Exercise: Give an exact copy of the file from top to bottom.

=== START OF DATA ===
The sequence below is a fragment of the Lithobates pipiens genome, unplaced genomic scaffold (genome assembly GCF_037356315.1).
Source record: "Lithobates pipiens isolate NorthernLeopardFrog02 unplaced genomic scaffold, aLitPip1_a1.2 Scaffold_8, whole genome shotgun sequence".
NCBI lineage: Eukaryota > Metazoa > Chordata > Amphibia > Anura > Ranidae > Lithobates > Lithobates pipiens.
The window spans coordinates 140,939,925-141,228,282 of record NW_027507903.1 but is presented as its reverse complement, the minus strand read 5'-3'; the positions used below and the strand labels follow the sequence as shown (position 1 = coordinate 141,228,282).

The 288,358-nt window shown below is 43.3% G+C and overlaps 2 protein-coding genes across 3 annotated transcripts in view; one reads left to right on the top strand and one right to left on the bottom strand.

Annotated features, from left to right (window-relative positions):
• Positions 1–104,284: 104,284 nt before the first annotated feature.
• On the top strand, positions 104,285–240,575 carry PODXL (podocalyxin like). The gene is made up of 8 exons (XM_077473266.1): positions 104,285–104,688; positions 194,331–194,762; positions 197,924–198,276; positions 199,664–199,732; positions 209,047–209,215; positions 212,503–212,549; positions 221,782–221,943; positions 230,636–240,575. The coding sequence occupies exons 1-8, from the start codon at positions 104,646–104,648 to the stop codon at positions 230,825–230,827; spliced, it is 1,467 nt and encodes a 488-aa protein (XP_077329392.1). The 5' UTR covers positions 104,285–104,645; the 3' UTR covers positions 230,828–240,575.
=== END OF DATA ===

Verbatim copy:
The sequence below is a fragment of the Lithobates pipiens genome, unplaced genomic scaffold (genome assembly GCF_037356315.1).
Source record: "Lithobates pipiens isolate NorthernLeopardFrog02 unplaced genomic scaffold, aLitPip1_a1.2 Scaffold_8, whole genome shotgun sequence".
NCBI lineage: Eukaryota > Metazoa > Chordata > Amphibia > Anura > Ranidae > Lithobates > Lithobates pipiens.
The window spans coordinates 140,939,925-141,228,282 of record NW_027507903.1 but is presented as its reverse complement, the minus strand read 5'-3'; the positions used below and the strand labels follow the sequence as shown (position 1 = coordinate 141,228,282).

The 288,358-nt window shown below is 43.3% G+C and overlaps 2 protein-coding genes across 3 annotated transcripts in view; one reads left to right on the top strand and one right to left on the bottom strand.

Annotated features, from left to right (window-relative positions):
• Positions 1–104,284: 104,284 nt before the first annotated feature.
• On the top strand, positions 104,285–240,575 carry PODXL (podocalyxin like). The gene is made up of 8 exons (XM_077473266.1): positions 104,285–104,688; positions 194,331–194,762; positions 197,924–198,276; positions 199,664–199,732; positions 209,047–209,215; positions 212,503–212,549; positions 221,782–221,943; positions 230,636–240,575. The coding sequence occupies exons 1-8, from the start codon at positions 104,646–104,648 to the stop codon at positions 230,825–230,827; spliced, it is 1,467 nt and encodes a 488-aa protein (XP_077329392.1). The 5' UTR covers positions 104,285–104,645; the 3' UTR covers positions 230,828–240,575.